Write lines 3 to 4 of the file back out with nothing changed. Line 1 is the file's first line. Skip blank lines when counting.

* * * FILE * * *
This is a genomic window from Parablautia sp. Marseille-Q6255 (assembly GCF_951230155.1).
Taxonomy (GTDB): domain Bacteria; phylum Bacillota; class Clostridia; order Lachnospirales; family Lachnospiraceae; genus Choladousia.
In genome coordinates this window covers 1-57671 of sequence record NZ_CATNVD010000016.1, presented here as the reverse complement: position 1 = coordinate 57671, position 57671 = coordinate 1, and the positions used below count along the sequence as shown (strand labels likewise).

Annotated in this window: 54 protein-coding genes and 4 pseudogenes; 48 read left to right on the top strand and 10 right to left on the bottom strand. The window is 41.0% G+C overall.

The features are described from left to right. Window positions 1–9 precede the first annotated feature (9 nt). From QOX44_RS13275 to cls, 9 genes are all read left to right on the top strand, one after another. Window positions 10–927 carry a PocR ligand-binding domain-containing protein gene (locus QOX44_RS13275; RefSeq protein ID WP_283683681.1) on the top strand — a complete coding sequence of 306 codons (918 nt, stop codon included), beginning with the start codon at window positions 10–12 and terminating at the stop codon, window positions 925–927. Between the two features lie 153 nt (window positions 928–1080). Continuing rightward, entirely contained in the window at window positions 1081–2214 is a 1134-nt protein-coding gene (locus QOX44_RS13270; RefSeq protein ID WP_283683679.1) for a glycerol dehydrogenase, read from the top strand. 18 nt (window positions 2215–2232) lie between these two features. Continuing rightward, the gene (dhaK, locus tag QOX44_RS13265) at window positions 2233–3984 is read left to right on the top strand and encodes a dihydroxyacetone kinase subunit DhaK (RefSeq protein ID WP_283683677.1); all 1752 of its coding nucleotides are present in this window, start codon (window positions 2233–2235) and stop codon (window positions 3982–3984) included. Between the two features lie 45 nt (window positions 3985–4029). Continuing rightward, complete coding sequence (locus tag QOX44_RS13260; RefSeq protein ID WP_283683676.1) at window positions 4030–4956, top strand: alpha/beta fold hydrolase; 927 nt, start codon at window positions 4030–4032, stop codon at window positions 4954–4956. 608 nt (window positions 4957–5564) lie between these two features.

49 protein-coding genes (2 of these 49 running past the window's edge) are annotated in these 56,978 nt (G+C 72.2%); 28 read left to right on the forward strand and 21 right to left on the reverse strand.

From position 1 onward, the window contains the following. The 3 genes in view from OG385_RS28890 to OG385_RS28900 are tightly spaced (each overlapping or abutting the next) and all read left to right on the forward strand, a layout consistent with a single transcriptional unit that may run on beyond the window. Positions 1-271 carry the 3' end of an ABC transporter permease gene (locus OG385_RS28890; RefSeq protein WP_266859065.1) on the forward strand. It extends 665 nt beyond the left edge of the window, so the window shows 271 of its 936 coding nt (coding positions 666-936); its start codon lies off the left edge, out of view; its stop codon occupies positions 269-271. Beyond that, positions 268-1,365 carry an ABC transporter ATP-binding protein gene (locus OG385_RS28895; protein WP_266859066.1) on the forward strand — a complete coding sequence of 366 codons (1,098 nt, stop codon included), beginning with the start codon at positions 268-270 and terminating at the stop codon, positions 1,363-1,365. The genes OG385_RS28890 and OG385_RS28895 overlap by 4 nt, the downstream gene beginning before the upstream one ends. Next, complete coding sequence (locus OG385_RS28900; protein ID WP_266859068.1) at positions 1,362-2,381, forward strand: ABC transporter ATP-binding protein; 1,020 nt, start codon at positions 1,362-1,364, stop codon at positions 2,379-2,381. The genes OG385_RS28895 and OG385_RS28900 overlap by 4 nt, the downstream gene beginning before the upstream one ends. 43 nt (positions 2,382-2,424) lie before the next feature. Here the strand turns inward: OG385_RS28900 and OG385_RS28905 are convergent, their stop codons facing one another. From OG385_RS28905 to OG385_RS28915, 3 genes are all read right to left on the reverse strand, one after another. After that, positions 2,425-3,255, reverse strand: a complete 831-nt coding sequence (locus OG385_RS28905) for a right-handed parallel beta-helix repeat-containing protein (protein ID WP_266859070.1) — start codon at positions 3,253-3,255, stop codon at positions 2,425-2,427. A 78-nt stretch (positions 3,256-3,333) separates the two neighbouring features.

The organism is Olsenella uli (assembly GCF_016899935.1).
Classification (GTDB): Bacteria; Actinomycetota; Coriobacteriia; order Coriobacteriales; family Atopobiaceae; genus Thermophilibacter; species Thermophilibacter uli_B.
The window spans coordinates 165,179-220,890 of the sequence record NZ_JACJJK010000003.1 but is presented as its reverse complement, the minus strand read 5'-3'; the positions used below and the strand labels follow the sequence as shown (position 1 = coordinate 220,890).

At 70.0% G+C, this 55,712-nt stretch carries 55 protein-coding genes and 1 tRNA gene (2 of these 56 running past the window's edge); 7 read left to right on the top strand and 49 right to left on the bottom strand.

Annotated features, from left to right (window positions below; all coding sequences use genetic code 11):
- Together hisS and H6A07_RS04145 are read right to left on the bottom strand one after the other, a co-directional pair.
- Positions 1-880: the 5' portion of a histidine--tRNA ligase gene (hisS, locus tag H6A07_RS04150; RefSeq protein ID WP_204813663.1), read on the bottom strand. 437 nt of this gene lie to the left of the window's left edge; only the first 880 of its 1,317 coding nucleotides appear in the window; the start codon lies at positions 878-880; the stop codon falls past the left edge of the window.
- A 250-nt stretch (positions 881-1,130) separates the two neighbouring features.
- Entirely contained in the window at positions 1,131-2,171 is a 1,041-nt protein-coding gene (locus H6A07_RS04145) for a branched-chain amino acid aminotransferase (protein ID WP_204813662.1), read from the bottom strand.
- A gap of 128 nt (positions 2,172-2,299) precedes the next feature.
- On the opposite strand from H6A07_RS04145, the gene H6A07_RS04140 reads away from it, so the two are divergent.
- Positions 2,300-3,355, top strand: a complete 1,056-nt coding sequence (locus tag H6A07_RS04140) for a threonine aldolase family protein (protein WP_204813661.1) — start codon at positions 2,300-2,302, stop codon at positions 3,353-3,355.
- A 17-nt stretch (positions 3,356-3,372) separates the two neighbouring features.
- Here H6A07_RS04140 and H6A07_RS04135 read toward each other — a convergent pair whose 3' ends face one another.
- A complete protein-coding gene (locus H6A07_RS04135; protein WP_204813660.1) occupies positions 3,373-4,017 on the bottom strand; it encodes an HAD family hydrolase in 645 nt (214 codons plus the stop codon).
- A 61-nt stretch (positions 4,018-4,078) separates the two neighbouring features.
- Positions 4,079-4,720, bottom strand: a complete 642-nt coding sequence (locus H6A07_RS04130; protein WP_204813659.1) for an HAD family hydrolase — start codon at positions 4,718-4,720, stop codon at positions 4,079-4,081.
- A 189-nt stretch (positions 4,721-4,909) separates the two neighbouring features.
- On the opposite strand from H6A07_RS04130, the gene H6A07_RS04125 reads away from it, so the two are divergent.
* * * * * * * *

In genome coordinates this window covers 1-57671 of sequence record NZ_CATNVD010000016.1, presented here as the reverse complement: position 1 = coordinate 57671, position 57671 = coordinate 1, and the positions used below count along the sequence as shown (strand labels likewise).

Annotated in this window: 54 protein-coding genes and 4 pseudogenes; 48 read left to right on the top strand and 10 right to left on the bottom strand. The window is 41.0% G+C overall.